For My Mother

JAM and Mom 640

For my mother

That loves so hard

That gives too much

That fights when there is no fight left

But fights again

That pushes and pulls and tugs and stands and cries and soars for her children

That makes worlds from words and hides her poems

That heals with gifts, when she is the gift

That births spirit through unexpected cheer

That fashions through ancestral memory

That is eternal in her sincerity

That determined determination

For my mother

That deserves a new dawn yet is the dawn

That receives an unseen protection

That is the descendant of sharecroppers and the everlasting daughters of Tikar

That is not forgotten

That is etched in the memory of the remembered

That is a favorite of the favored

That is watched by God’s appointed gods yet is Goddess

That is the love of copious life

You are my dream, my waking breath, my galactic starlight

My plentiful everything

My source before sources

My love for you is a bottomless sweetgrass basket

filled with enchanted fruits to feed your hopes

guarded with primordial spears

covered in the warmth of Virginia’s kiss

Guided by the melody of Ernest’s song

And all for my mother

Love,

Jessie

JamAllen2-nb-smallJessica Ann Mitchell is the founder of OurLegaci.com & BlackBloggersConnect.com.
To reach JAM, email her at OurLegaci@gmail.com.

Follow Jessica @TweetingJAM.
Follow OurLegaci at Facebook.com/OurLegaci.

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Disappearing Words: Writing In The Digital Space

 

Zora Reading

Zora Neale Hurston reading

There’s something magical about writing and sharing the inner workings of your mind instantly. That’s how it works in the digital space. We’re constantly sharing, breathing new life into old words. Yet, at the same time there’s a fleeting feeling.

Another case of police brutality…write a think piece.

Another person says something racist…write a think piece.

Another person does something sexist…write a think piece.

I’ve actually come to hate think pieces. I can’t help but feel like a rat on a wheel. There’s this constant spinning motion pushing you to stay writing, stay hitting that publish button in hopes of likes or some monetary gain. I’ve heard it referred to as “feeding the beast.” The internet is never satisfied. What’s popular today is gone tomorrow, almost as if it never existed. Old suddenly takes on new meaning. Content often focuses on who can break it faster and hinders most real possibilities of in-depth analysis or nuanced discussions.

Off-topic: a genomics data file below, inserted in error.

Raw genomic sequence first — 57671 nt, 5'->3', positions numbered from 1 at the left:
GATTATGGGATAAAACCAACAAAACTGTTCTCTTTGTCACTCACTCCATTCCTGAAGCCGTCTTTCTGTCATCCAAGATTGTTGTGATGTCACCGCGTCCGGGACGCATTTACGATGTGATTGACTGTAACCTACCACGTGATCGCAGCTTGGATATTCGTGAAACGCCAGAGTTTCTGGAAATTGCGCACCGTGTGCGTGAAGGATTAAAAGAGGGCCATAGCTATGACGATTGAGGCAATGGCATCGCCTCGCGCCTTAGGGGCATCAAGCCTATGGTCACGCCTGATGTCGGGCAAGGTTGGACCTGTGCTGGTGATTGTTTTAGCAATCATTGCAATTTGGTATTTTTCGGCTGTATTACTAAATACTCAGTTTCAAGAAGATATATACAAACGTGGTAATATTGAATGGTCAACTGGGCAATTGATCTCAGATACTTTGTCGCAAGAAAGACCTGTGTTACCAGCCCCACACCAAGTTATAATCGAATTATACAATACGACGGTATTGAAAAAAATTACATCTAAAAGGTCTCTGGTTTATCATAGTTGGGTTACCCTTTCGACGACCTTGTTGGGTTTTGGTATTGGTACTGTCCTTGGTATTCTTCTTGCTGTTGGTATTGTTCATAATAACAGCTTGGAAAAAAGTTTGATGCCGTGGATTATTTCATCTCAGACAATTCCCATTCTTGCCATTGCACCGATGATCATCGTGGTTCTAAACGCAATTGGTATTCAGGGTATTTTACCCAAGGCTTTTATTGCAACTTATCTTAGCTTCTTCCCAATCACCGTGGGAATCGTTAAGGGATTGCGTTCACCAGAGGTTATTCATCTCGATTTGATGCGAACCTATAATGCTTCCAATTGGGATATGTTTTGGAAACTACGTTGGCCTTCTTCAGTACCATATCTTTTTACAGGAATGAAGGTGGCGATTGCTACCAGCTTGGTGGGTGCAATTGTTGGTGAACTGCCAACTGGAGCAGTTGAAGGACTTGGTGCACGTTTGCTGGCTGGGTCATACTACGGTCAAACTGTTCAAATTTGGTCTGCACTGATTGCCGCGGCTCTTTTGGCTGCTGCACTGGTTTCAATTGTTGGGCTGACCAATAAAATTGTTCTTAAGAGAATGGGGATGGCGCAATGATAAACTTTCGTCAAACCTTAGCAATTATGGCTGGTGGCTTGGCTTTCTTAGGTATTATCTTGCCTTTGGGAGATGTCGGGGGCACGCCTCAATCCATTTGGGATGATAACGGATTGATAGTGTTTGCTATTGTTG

Everyone must ride the wave. Or be deemed nonexistent.

I’ve often wondered how potent their words would have been if Langston Hughes or Zora Neale Hurston spent hours on Facebook and Twitter instead of penning poems and writing books. Perhaps they would have gained a “following.”

Yet, would we value their work the same? Would their words have been added to the endless stream of brilliant yet easily discardable “latest posts?” Would we still value their time?

The problem with digital writing is there is nothing to hold on to. It’s not the same feeling as having a physical book or magazine. It’s digital, cloud based, and light like air. Thereby making digital writing feel temporary, like a fleeting gust of wind.

Though nothing ever really disappears on the internet, the quick natured environment of digital communication makes important dialogue get quickly discarded in exchange for the latest controversy.

Everyone feasts upon it, dining on every piece, tearing apart every strip. Then, on to the next one. Lack of substance becomes reality. Quick witted pseudo scholars, psychologists and self help gurus dominate droves of gullible minds simply because they’ve found the key to social media. They’ve learned to ride, even manipulate the waves.

Even with well meaning publications, writing becomes another day, another click bait. Always striving to be ahead of the page view curve makes substance secondary. Everyone is striving to be memorable without memory.

Where do we go from here?

How do we deal with the issue of disappearing words? (The fleeting times, the missed moments, the badly deconstructed ideas, and the incessant desire to be noticed.)

There are no real answers to this question. Perhaps our only choice is to be inventive: push the limits, dig, write, erase, write again, breakdown, and build up in ways that haven’t been done before. Maybe then, our words will serve more as a reference point than some random page, that once was skimmed and forgotten.

Nevertheless, we will do what writers do. We’ll keep writing, hoping the digital swindlers leave enough room for us to make an impact before our words disappear.

JamAllen2-nb-smallJessica Ann Mitchell is the founder of OurLegaci.com & BlackBloggersConnect.com.
To reach JAM, email her at OurLegaci@gmail.com.

Follow Jessica @TweetingJAM.
Follow OurLegaci at Facebook.com/OurLegaci.